Born in East Nashville in the early 1950s, Andre Churchwell was the second of five children born to Robert and Mary Henderson Churchwell. He grew up at a time when ripples of the civil rights movement were growing into gentle waves, an enlightenment was coming and Nashville was at the center of it all.
By the time Andre was born, his father had already broken a barrier as the first black man to be hired as a full-time journalist for a white-owned Southern newspaper.
It may have been a business decision to expand readership in the African American community that led Nashville Banner publisher James Stahlman to hire Robert, but it also was a social statement.
Robert Churchwell would become known as the “Jackie Robinson of journalism.” Along the way, the Churchwell children learned how to affect change in their own way.
“(Dad) and mom had a super sipping sauce and we just got a chance to enjoy the potion,” Andre said in a phone interview.
He described his father as a voracious reader, a lover of literature who became a writer.
“Dad inculcated lessons to five children in a house he built. Mamma still lives in that house at the age of 99.”
Education was important to Robert and Mary. Both were college graduates and professionals. Mary taught in Nashville’s public school system for 30 years. However, the true revelation of the value of learning was in the largest room in the house: the den, which served as a library, with shelves filled with books.
“For years, it was the only room with an air conditioning unit,” Andre recalled, chuckling at the memory. “It was a way to tempt us kids into reading. When we were reading, we could go anywhere. When I read Ernest Hemingway’s “The Sun Also Rises,” I could be in Spain in a bull ring. Great reading and writing can transport and provide great experiences.”
Andre described his parents as firm but loving and encouraging. They set standards and instilled a love for learning.
“I think he hoped I’d be a writer. I do write once in a while,” he said. “All the papers I ever wrote, I submitted to him until I was in my 40s.”
The Churchwells prepared their children to face an often-harsh world with confidence, patience, kindness and strength.
“They told us we’re going to have to know more, study harder and make better grades,” Andre said. “Dad inculcated us to put steel in our veins so we could withstand the turbulent moments. He told us, ‘You’ve got to define who you are.’ He built up our self-image to withstand those moments, and it became a part of our armor.”
Robert and Mary made sure that their children were aware of their surroundings — who and what was around them and the people they surround themselves with, their friends, their enemies and their “frienemies.”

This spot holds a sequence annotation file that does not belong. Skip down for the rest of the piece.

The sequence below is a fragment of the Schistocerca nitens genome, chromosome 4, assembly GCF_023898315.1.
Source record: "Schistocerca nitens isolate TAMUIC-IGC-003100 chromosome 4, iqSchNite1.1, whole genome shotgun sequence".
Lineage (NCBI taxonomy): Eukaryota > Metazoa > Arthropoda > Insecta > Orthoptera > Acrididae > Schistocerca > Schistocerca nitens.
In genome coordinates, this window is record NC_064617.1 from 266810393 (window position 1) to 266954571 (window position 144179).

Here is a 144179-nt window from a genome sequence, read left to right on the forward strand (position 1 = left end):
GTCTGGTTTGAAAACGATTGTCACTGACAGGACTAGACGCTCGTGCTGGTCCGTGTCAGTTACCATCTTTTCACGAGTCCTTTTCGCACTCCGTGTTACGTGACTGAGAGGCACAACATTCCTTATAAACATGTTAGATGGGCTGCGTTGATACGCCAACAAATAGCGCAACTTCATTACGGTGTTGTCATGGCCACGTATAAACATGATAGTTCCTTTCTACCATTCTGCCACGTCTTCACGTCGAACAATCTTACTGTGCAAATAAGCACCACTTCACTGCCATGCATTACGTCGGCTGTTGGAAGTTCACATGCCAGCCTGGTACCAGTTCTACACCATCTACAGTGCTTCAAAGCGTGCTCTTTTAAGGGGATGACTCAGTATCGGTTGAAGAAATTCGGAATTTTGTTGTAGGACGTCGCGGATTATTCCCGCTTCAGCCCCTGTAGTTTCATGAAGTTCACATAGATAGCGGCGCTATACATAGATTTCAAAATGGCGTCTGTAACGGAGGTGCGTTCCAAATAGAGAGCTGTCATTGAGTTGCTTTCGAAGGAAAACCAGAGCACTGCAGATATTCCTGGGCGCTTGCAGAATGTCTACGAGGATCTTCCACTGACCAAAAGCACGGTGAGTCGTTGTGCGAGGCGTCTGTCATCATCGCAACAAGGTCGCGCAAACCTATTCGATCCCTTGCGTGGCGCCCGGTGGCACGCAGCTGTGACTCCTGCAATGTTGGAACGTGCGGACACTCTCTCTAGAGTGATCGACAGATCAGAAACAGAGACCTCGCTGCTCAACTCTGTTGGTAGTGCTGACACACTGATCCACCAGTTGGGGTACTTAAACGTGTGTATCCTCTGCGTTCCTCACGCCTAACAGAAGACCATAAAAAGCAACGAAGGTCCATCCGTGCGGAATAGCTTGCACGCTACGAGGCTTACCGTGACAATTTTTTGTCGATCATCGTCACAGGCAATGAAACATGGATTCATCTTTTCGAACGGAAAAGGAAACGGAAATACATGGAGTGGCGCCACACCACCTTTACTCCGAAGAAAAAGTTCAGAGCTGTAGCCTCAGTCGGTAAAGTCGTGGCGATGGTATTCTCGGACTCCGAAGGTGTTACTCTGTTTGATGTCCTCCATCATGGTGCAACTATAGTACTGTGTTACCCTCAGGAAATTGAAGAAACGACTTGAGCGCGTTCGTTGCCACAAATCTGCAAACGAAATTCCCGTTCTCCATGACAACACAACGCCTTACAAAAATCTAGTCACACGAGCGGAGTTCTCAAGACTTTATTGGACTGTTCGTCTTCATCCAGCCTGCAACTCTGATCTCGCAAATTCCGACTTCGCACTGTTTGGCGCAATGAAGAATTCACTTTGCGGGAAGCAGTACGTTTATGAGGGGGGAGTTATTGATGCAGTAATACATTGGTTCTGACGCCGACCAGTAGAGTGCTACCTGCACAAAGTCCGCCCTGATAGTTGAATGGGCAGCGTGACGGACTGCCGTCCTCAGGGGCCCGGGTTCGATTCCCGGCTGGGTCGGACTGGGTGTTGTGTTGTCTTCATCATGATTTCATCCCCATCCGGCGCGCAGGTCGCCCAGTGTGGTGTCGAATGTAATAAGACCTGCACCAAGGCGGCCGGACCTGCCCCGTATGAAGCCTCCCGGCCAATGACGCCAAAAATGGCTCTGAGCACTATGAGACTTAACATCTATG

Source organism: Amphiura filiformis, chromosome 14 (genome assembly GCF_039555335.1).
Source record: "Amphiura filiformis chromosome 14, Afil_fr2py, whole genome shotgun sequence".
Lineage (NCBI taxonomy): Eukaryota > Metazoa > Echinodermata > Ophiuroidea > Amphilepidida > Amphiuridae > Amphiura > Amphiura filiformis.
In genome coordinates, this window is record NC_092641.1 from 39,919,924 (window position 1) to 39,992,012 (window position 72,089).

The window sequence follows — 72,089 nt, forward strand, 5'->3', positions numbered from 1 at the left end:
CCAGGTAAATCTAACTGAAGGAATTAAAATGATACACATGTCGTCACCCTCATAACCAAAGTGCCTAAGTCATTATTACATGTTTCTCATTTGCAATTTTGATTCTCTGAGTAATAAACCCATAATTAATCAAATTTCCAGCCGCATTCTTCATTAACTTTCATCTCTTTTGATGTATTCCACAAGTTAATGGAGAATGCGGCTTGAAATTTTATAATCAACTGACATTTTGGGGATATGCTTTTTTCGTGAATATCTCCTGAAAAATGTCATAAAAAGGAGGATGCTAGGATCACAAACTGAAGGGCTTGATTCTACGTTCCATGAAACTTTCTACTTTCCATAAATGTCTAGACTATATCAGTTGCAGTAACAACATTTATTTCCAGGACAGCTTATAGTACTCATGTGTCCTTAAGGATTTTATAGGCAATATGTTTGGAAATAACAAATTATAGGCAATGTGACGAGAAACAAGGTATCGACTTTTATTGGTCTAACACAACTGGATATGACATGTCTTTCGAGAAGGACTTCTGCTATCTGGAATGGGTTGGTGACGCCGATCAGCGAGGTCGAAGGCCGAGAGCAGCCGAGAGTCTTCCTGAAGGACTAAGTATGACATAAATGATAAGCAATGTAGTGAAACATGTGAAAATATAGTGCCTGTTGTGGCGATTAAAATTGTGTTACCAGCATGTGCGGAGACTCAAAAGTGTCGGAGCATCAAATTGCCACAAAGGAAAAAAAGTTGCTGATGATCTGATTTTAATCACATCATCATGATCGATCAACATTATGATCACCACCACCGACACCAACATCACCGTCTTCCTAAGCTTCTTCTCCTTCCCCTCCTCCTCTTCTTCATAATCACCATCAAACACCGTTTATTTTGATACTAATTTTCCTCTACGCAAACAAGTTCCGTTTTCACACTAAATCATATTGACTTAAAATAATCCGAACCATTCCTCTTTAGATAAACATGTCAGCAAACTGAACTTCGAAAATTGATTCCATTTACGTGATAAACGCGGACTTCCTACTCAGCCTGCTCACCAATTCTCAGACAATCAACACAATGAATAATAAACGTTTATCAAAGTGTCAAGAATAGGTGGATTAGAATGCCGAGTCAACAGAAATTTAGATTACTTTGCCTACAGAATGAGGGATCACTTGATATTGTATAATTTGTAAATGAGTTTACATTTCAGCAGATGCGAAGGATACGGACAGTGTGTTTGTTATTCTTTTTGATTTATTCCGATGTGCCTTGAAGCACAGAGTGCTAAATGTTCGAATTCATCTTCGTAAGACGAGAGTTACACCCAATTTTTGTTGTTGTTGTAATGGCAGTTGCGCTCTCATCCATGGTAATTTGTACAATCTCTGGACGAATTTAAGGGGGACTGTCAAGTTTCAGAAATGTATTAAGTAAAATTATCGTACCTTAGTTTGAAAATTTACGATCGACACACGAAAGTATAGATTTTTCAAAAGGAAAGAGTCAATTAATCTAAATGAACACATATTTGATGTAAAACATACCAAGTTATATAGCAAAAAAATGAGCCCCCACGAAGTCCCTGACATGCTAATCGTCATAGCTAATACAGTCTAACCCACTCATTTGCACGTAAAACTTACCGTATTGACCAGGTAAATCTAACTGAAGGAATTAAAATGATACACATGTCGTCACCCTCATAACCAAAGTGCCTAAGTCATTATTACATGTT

They taught skills for navigating through life, offered advice on choosing good mentors along the way and encouraged them to be true to their own mission.
“Mentors exhibit a model life,” Andre said. “A good mentor is willing me through life with life lessons. The right mentors open doors to lives — the good, the bad, the ugly, even the failures — how to learn from them. I sought people like that.”
Each of the Churchwell children absorbed their parents’ wisdom. Robert Jr. went into education and is now a middle school principal, Andre is a renowned cardiologist, Marisa is a special-education teacher, Kevin is a pediatrician and Keith is also a cardiologist.
Andre graduated magna cum laude from Vanderbilt’s School of Engineering in 1975.
Although he was fascinated with math and science, he also enjoyed being with people. When it came to choosing the next chapter of his journey, he took the path of service through medicine over service in a research lab and headed off to Harvard University Medical School, where the lessons his parents instilled in him became more poignant.
“I experienced some micro-aggressions here,” he said. “I had more problems in Boston.”
Andre recalled an incident when he was heading to his dorm room. It was dark and “some Irish kids” chased him down several streets before he lost them.
He graduated from Harvard in 1979 and began a journey of service, breaking barriers and creating opportunities for others. He did his internship, residency and cardiology fellowship at Emory Medical Center and affiliated hospitals in Atlanta and moved on to Grady Memorial Hospital as the first African American chief medical resident (1984-85).
In 1986, he returned to Emory, where he was named the most outstanding house
officer, became an honorary Moorehouse Medical School class member and received the Harold Amos/Robert Woods Johnson Foundation Minority Medical Faculty Development Award.
A cardiovascular disease specialist, he has been practicing medicine for 41 years. His walls are filled with awards and honors.
He is interim vice chancellor for Equity, Diversity and Inclusion and chief diversity officer for Vanderbilt University, advocating for diversity in the classroom and the workplace.
But he says his most cherished titles are that of husband for 38 years to Doreatha, a nurse educator at Vanderbilt, father to Crystal and Andre Jr., brother to Robert Jr., Marisa, Kevin and Keith and son of Robert and Mary.
Carole Robinson may be contacted at firstname.lastname@example.org.